How Encourage Sibling Friendship, Not Rivalry
Brothers and sisters share a relationship that can be both stormy and beneficial. This article looks closely at what a parent can do to limit the rivalry and help siblings live peacefully together and foster the bonds of friendship between them.
There will probably always be fighting to some extent between siblings, at least while they are under the same roof, but there are clear cut methods for a parent to follow to avoid fanning the fire of competition and anger between their children.
Interview With Author Michael Grose
The Basics for Minimizing Sibling Rivalry
You may have imagined that your children would be the best of friends only to discover over time that they spend most of their time competing with each other for your attention. The best way to curtail this behavior is to avoid comparing them and using great care when praising each child for their accomplishments.
Don't Compare: This may seem like an easy task. You may even be sure that you don't ever make comparisons. The simplest comparison such as "Why won't you eat your broccoli? Your brother finished all of his," can spark the flames or rivalry in your children. Whatever you need to say to your child can be said directly, without including a reference to a sibling.
Labels: We all know that labels are damaging. We are labeled at a very young age by teachers and parents as the smart one, the class clown, the social butterfly. These labels make the "smart one" feel ugly and the pretty one" feel dumb. Avoid labeling. Let your children surprise you! Think about how you were labeled as a kid. Do you remember how that effected you? It is quite possible that one person saying that you were logical but not creative (or some other variation) could have effected some of the major choices you made for your life.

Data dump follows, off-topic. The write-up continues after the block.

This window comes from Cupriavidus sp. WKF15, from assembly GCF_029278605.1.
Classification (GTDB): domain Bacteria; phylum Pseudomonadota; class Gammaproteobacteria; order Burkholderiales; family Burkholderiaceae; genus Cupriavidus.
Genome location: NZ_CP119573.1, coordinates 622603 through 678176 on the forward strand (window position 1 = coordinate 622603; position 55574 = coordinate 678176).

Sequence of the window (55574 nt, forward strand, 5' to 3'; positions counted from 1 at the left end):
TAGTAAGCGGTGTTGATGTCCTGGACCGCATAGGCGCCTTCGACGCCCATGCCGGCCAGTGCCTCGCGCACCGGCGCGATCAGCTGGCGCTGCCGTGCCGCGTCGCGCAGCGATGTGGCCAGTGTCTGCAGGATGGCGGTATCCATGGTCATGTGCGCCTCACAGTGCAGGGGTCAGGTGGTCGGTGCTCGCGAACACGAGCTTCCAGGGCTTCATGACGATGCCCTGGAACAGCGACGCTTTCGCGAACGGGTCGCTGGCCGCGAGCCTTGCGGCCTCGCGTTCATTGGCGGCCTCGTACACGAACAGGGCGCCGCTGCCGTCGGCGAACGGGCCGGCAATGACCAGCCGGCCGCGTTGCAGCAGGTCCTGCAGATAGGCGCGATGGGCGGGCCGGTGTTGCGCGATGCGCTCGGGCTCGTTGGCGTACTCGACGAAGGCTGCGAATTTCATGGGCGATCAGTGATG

What about hurtful behavior?
Many experts say that you should stay out of it and let your children work things out. I agree, but only to an extent. If one child is hurting another emotionally or physically, it needs to be stopped. Stop the activity in an indifferent manner (don't take sides). Keep your cool. Don't add fuel to the sibling fire or even ask what happened. If one child attacks another, attend to the hurt child immediately. .
Reflect their feelings back to them by observing and stating what you see.
- "You are really frustrated."
- "A comment like that can really make you mad, huh?"
- "You don't like when I spend time with your sister."
Children need to have their feelings acknowledged. Help them find a positive solution for the issue and allow them to express their negative feelings in an acceptable way with words.
Praise: Children will often view praise of a sibling as a "put-down" of themselves. Save your comments of praise for a private moment with your child. You can still make observations and describe what your child has accomplished; such as "You practiced so hard for that game" or "you must feel so good about winning."
Nurturing a friendship between your children is one of the greatest gifts you can give them. Recognizing the role that we as parents play in our children's rivalry is essential to their healthy relationship with each other. Letting them know that you couldn't possibly have a favorite child, that you love them all - not equally- but fully and uniquely will give them confidence and security in their relationship with you.
Brothers and sisters can be best friends (or at the very least, peaceful roommates) making family life more enjoyable and fulfilling for all members. If you are now experiencing the stress of constant fighting in your home, there is hope! You can make it better. It may not be easy and your children will likely still argue on occasion, but it is possible for them to have some fun along the way. Someday, you may even catch them snuggled up together.
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